3.    After the destruction of Jerusalem, four days, in the fourth, fifth, seventh and tenth months, were set aside to remember this national disaster.  These were days of fasting and prayer. (Zechariah 7:3, 5; 8:19)

C.    Fasting, like sacrifice, with which it is associated as a cultic action, tends to become a material achievement performed to one’s own advantage.

1.    The prophets protest against this externalization.  (Jeremiah 14:12; Isaiah 58:lff)

2.    True fasting which leads to salvation is a real bowing of the soul in moral action (Zechariah 7:5ff; 8:19; Joel 2;13), in loving service to the poor and unfortunate among the people.

3.    The prophets’ protest is disregarded by the people.

4.    In exilic Judaism, with its legalistic trends, fasting is one of the most important of religious activities.

4.    Fasting in the New Testament.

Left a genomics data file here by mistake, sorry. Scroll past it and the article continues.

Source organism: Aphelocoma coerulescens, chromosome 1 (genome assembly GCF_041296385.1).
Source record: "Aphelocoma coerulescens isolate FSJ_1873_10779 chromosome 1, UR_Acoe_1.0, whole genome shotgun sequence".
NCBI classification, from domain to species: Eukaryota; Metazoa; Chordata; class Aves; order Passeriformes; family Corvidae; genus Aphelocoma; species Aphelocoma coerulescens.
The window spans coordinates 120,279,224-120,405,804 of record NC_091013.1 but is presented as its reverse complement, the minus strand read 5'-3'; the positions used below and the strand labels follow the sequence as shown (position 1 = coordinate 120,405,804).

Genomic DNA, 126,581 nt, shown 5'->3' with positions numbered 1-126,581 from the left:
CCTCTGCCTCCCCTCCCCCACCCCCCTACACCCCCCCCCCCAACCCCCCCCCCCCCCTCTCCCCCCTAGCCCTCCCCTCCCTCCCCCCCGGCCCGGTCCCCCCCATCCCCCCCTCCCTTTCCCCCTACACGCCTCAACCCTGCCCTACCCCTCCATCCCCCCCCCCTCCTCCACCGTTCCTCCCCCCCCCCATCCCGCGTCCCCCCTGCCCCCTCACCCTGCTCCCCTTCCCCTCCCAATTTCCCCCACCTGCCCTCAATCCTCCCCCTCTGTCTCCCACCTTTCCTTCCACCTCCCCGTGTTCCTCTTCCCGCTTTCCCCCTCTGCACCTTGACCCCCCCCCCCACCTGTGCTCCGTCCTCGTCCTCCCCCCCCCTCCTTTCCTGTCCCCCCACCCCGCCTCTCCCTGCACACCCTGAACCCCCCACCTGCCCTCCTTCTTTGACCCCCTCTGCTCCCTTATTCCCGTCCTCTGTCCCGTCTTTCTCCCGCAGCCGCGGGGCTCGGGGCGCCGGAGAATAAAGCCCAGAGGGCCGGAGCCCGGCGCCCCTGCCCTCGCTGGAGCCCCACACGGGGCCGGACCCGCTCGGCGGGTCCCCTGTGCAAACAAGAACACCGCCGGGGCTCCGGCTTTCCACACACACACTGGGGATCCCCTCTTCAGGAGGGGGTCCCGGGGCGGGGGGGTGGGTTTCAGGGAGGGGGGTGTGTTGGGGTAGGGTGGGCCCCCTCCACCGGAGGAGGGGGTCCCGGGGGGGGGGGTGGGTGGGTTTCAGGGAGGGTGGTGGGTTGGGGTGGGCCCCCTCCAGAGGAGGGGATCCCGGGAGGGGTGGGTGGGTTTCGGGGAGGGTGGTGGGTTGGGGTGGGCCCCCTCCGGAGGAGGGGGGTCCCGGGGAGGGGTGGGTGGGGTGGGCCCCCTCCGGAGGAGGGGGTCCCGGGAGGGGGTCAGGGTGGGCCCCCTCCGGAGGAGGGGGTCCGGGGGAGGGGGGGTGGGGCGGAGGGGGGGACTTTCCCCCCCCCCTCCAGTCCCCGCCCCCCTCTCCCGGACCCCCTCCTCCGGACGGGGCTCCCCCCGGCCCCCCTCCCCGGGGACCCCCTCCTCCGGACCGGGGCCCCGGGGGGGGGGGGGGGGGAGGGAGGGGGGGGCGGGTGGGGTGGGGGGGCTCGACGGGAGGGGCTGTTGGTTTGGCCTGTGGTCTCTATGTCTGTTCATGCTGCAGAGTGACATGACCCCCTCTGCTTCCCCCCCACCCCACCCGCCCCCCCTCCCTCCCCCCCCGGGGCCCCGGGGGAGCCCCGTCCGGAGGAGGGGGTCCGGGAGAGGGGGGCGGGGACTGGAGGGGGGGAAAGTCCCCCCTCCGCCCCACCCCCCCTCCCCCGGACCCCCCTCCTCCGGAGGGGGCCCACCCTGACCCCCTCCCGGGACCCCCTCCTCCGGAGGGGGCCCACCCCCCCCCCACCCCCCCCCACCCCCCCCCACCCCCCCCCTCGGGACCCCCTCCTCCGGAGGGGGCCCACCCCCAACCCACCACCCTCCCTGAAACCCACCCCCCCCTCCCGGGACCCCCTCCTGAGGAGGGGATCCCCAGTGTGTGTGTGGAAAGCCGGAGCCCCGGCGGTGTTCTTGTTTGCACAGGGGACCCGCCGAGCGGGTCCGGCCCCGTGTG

The position which Jesus adopts toward fasting is new and distinctive.  At the beginning of the story of the temptation, Jesus spent 40 days and 40 nights fasting in the wilderness.  This already does not accord with current practice.  Behind the story there obviously stands reminiscence of Moses’ fast on Sinai.  The way of the Messiah (Matthew 3:17; Luke 3:22) corresponds to that of Moses.  But whereas the mediator of the covenant of the O.T. fasted in preparation for the revelation of God, Jesus already had received it, and he fasted in order to be equipped to confirm the Messianic dignity and power with which he had been invested ‘ His refusal of nourishment is no mere ascetic exercise.  As One who has been apprehended by the Spirit (Matthew 4:1; Luke 4:1), He lives in a world where different conditions of life apply from those on earth.  The sources give us no reason to suppose that He fasted during the period of His public ministry, though His external attitude to the dominant cultus leaves us in no doubt that He would observe the general days of fasting.  Nor does He forbid His hearers to fast.  In Matthew 6:16 He presupposes that they might engage in voluntary fasting as one of the common forms of religious discipline.  But the significance which he ascribes to fasting is wholly different from that which Judaism in fateful misunderstanding tends to associate with the custom.  Fasting is service to God.  It is a sign and symbol of conversion to God which takes place in concealment.  Impressive display before men defeats the end of true fasting.  Fasting before God, the Father of those who turn to Him, is joy.  Hence there is no place for melancholy signs of mourning.  The immediate disciples of Jesus do not fast like the more pious of the people, the disciples of John and the Pharisees.  When complaint is made about this, Jesus will not accept it.  He defends the disciples on the ground that fasting in the presence of the bridegroom is nonsensical.  The presence of the Messiah, the time of salvation which has dawned, means joy.  Joy and fasting, i.e., sorrow (Matthew 9:15), are mutually exclusive.  Sorrow and fasting belong to the time of waiting for salvation.  This is true for the disciples too, who by His death will be rudely put back in the state of waiting.  Seen from the standpoint of the Messianic eschatological centre of the message of Jesus, fasting is transcended.  But since Jesus is aware of an interval between the Now and Then, between the dawn of salvation on earth and its consummation, He finds a place for fasting between the times.  It is no t, of course, a pious work.  It is a sign and symbol of the inner attitude which perhaps hardly needs such a sign and symbol.  The attitude of Jesus to fasting is not unlike that of the prophets.  But the reasons and concrete expression are His own, uniquely determined by His Messianic consciousness.